Now coming to your question regarding objectives for setting up this college, the most fundamental objective was to bring technology to my people. I don’t think there can be a sweeter dream than what I had dreamt at that time. There have been many people here that have helped me and I would like to take the name of Dr. Mehraj ud Din Dar Sahab who was instrumental in getting me the affiliation for the B Level program.
What has been you experience so far running a successful IT college?
I would say I am so happy that I came back here. I have actually found a new life for myself just being here with these young children. For me and all my staff fulfilling the dreams of our students is our main objective. We are very proud of what we have done.
What is your view on IT sector in J&K?
As far as the IT sector in J&K is concerned, there is a tremendous amount of scope here. As IT sector is primarily a human resource driven industry, if you have quality human resource you have the industry. The key problem we are facing here is that we do not have right political environment in which our child could invest their careers, time, and money and establish this industry.
IT curriculum in our state has not been updated for a while and with the result gap has been developed between the academic standards and industry requirements? What is your take on this?
We have to take care of the weaker section as well. Students who come from far flung areas have little computer knowledge and that needs to be taken care of. But we are not silent, new technologies and topics are being implemented in the syllabus slowly.
There has been very less penetration of open source in academic curriculum despite its overwhelming adaptation, why?
Open Source is a new concept in our state, but the good news is that people are taking it very seriously. You will see many government websites developed using open source software & tools. But it will take sometime for its introduction in academic curriculum. Kashmir University has already started a process to introduce open source to students. Even a conference on Open Source is being organised by the Kashmir University in May 2011 in this regard.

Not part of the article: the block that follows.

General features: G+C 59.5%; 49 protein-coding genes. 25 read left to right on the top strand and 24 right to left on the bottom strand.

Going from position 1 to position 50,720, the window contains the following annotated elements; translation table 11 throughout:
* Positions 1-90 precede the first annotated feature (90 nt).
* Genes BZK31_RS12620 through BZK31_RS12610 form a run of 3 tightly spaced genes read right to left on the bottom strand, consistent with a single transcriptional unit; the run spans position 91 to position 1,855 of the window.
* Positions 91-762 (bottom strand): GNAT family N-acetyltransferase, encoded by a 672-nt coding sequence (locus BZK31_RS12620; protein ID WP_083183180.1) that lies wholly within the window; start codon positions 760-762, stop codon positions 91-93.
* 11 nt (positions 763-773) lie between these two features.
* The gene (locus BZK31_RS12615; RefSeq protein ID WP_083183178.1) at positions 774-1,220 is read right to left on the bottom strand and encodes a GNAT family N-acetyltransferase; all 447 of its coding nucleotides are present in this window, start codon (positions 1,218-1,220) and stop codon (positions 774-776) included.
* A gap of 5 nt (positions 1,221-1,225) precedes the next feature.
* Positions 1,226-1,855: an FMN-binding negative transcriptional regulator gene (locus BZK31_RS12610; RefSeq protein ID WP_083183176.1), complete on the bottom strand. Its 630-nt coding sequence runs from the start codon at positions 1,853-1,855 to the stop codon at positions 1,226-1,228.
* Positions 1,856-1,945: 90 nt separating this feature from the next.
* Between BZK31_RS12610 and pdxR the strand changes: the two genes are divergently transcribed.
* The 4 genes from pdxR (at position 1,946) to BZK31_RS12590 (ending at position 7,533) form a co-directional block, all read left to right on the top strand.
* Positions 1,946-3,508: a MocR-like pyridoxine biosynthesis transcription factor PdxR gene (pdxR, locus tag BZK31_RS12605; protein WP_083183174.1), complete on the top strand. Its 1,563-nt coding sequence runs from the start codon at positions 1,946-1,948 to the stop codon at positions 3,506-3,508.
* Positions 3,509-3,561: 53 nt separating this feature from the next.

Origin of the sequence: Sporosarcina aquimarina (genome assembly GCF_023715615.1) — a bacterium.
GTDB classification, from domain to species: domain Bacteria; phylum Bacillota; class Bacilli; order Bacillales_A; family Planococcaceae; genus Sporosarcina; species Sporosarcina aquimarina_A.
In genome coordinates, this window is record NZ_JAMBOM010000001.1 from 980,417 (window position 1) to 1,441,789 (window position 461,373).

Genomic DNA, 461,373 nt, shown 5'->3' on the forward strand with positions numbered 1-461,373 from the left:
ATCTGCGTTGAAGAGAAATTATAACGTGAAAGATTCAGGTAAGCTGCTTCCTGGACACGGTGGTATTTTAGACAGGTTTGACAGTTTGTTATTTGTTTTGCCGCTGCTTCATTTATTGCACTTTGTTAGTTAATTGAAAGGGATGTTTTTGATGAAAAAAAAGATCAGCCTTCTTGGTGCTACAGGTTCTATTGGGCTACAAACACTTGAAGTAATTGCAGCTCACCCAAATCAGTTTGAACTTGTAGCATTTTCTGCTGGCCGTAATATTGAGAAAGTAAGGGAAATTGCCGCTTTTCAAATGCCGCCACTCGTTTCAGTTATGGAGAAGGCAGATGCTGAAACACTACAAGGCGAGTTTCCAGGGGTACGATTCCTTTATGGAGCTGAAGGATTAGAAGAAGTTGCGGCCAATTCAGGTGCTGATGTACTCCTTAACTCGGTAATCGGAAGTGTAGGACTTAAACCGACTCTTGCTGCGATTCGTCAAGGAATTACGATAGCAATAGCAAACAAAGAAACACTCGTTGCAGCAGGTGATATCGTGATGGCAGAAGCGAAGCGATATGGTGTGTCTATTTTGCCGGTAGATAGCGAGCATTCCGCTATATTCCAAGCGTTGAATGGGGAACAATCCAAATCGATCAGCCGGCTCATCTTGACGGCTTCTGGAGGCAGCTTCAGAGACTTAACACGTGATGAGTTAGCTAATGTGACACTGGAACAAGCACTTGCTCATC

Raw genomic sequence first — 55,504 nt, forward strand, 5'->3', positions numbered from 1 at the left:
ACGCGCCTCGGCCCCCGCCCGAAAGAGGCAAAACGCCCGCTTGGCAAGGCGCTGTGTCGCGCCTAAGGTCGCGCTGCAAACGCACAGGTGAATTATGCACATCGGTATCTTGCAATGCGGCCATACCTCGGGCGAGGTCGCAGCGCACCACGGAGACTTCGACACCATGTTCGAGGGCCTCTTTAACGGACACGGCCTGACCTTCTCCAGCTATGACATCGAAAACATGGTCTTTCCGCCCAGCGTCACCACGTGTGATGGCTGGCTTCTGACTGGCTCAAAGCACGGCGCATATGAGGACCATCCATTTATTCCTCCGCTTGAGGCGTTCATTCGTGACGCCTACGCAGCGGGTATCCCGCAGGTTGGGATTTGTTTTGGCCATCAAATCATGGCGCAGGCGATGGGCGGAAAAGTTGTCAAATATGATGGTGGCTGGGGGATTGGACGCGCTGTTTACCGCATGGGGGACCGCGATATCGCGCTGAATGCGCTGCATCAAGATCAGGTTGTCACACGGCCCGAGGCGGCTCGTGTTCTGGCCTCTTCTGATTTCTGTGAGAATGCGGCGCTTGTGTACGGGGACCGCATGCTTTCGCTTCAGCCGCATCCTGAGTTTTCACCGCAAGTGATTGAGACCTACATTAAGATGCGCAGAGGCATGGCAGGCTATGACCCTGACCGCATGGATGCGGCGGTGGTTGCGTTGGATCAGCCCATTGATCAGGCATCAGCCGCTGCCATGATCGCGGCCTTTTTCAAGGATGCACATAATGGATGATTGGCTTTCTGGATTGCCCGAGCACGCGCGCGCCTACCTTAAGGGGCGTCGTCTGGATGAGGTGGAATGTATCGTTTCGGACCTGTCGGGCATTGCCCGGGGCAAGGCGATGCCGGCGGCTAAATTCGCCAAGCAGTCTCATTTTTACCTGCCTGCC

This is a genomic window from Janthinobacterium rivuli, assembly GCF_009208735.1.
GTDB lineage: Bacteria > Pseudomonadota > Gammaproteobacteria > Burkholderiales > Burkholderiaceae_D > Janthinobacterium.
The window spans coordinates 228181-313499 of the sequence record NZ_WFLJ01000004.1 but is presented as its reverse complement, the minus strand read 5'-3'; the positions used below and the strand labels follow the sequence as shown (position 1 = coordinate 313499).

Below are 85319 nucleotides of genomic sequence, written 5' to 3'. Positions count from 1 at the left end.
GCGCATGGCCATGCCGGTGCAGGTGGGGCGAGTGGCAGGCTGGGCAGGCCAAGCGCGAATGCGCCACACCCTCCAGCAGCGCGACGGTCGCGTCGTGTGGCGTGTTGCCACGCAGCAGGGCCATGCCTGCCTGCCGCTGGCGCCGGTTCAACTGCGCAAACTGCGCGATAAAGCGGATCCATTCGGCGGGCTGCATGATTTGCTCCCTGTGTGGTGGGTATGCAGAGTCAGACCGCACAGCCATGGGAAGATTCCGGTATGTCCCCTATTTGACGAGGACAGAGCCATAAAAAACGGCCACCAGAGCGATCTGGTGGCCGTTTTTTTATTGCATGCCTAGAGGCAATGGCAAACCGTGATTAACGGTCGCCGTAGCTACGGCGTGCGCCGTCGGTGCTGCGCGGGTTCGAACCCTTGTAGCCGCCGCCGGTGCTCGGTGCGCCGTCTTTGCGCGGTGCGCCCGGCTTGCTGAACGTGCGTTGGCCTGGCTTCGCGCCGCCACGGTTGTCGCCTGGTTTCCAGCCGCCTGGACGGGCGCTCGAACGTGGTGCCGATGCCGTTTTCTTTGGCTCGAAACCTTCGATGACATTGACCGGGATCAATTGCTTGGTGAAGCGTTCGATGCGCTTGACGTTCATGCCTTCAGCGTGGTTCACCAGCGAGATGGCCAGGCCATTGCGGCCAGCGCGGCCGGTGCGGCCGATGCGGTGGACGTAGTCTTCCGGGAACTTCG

During our recent interviews there has been an opinion that IT is going to be a visible in J&K? How do you take this statement?
I personally feel that IT industry is already visible in the state. Government is showing its keen interest and projects like e-governance, SWAN, state data center have been taken up in this regard.
What are the employment opportunities for your outgoing college students in the state or outside the state?
You will be surprised to know that we have achieved 100% job placements for our B-Level passouts outside state. To generate employment opportunities within the state, I would like the state government to get their projects like e-governance etc done through some local partner, so that it can generate employment for the IT graduates.
What are the challenges that IT industry is facing in J&K and what is the solution in your opinion?
I think the biggest challenge that we are facing is the political trouble and its effect on streets. And yes, politics should be kept off this sector to make it flourish.
What are the future plans of your college and how would we foresee your college after 10 years?
We want to develop quality excellence in our academic & professional programmes and introduce new technologies to our students so that they can cope up with the market demand.